Many in the West are still dumbfounded that QR codes are a thing. Well, heads-up, the humble QR code as you know it is being disrupted. At least that’s according to Visualead, an Israel-based startup backed by Alibaba that announced a new ‘dotless’ format today.
Alibaba, which invested ‘millions’ in an undisclosed round for Visualead in January, is among the first to trial dotless QR codes. There are multiple benefits to the new format, Visualead CEO and co-founder Nevo Alva told TechCrunch, including 90 percent more space for branding and messaging from retailers and tighter security.
“This is the next step from the visual QR code. Our development is based on feedback that we got from the market,” Alva said, “And it will make codes more obvious for consumers to interact with.”
In addition to enabling a clearer call-to-action, Visualead said the new QR codes are “practically impossible to imitate” which will help Alibaba, and other retailers, battle counterfeits. Indeed, Alibaba — which received a lawsuit from U.S. luxury goods companies just last week — is launching its ‘Blue Stars’ campaign that uses dotless QR codes within its Taobao marketplace. Merchants print out and attach a label to each package, which customers can then scan to verify the authenticity of the goods they receive.
Taking a step back for a second, QR codes are big business in Asia, and particularly China, where they are a key mechanism for facilitating online-to-offline commerce — take a ride on the Beijing subway and marvel at how many codes are included in ads. Alva claimed that visual codes can be four times more effective at getting a response from customers.
Clearly, a QR code startup founder is bound to wax lyrical about QR codes, but there are some pointers to back his claim up. In addition to Alibaba’s investment — which was the company’s first in a startup in Israel — Visualead has racked up over 500,000 customers on its freemium service, though Alva would only say that “hundreds of thousands” pay for the service in some form.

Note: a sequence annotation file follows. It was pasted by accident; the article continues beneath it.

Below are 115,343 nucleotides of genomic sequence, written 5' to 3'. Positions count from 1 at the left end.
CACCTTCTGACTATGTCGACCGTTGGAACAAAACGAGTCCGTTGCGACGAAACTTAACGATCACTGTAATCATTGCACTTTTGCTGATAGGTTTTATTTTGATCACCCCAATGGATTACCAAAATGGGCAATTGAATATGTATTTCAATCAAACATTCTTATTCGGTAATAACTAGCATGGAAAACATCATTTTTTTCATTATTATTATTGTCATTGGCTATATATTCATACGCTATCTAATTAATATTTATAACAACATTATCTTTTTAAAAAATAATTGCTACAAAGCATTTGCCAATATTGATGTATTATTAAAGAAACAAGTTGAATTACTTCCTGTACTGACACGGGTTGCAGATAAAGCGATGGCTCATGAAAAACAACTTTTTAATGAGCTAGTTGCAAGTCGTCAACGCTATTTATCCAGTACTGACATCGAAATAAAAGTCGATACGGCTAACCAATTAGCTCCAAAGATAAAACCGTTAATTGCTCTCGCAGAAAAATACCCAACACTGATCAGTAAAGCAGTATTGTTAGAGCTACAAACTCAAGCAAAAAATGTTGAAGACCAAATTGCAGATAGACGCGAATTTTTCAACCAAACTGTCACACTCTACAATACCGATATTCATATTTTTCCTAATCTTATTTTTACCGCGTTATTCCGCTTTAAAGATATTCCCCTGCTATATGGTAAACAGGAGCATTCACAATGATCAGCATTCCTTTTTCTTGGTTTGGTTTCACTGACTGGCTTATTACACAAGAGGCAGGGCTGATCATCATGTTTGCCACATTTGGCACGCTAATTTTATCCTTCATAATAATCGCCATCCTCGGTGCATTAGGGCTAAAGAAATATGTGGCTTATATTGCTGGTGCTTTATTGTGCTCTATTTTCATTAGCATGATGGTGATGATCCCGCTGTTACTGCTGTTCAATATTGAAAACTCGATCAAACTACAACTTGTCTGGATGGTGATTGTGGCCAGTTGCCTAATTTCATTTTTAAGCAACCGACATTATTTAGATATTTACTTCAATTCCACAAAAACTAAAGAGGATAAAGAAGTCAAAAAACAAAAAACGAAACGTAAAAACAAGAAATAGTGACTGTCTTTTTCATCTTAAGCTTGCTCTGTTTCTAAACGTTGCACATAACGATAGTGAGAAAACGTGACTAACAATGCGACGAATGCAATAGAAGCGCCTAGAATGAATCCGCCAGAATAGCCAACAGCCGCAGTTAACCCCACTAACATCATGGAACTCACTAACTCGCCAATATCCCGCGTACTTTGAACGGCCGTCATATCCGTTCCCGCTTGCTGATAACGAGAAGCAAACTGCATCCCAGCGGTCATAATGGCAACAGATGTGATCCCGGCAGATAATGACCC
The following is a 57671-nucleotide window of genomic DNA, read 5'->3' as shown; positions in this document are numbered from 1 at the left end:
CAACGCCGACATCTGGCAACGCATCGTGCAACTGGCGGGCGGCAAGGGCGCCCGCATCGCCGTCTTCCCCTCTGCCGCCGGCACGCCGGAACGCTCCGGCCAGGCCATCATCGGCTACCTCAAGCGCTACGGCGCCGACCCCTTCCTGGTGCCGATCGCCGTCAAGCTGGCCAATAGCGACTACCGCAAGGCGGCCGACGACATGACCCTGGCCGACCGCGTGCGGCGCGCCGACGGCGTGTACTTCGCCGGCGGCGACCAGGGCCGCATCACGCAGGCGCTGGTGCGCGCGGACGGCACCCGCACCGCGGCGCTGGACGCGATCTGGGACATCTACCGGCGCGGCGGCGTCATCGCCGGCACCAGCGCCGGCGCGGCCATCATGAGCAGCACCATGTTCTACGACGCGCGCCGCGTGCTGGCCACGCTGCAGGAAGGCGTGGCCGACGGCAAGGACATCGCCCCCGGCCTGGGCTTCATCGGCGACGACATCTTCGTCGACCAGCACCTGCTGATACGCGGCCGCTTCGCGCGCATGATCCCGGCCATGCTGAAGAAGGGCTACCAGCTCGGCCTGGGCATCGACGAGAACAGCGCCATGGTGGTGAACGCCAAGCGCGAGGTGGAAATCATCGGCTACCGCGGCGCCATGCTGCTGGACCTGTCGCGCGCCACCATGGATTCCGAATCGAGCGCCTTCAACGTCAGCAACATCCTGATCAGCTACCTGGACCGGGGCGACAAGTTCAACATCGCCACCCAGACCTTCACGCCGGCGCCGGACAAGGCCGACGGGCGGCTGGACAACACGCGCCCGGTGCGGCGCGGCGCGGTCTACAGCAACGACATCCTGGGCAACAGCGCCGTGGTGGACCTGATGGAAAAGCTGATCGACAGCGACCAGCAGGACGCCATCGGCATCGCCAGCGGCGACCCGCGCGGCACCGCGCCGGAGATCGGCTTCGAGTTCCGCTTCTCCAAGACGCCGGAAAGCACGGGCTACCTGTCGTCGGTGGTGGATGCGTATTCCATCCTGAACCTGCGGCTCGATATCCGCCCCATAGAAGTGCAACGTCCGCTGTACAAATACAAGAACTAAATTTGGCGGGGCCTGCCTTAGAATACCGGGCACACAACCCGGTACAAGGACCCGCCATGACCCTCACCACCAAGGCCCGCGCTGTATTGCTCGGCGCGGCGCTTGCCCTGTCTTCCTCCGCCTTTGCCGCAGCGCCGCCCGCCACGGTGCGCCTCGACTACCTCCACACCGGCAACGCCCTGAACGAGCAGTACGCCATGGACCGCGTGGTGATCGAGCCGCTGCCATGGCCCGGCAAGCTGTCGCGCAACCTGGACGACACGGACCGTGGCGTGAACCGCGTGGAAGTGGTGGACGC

Like anything, however, introducing a new standard takes time. Alva is optimistic that getting Alibaba on board will help dotless codes gain adoption with greater speed.
“In one day we can penetrate hundreds of millions of devices [via Alibaba’s Taobao app],” he said.
As for the West, Alva isn’t giving up hope. He said he believes that a little time and the right partners can help QR codes realize the potential that he believes they offer.
“People in the West say it is just a code, and it’s been ‘going to die’ every year for last five years. When we talk about O2O [online-to-offline retail] there are several guidelines that we have to have in place: education and penetration.
“These are two very important things. In China, you can see how big companies are pushing QR codes. [In the West,] it depends on several things, we have to find the right partner,” he said.
Facebook’s move to turn Messenger into a platform and the additions of payments is moving towards commerce, while rival messaging app Tango have fully embraced shopping last week. Even Amazon’s effort to simplify things with Dash, a physical button for re-ordering items, shows how things are moving — though scanning a QR code seems far easier and more flexible. As messaging apps in the West become commerce channels, as they already are in the East, so the winds of change may blow for QR codes in the West.
Visualead isn’t sitting around waiting, however. Alva hinted it is in discussions with companies in the U.S., although he declined to say which ones. Likewise, he said there’s a lot more to come.
“Yes, it’s a code, but if you use it right, the amount of things you do with it are endless,” he argued, hinting that Visualead is preparing to move into several new segments in the coming period.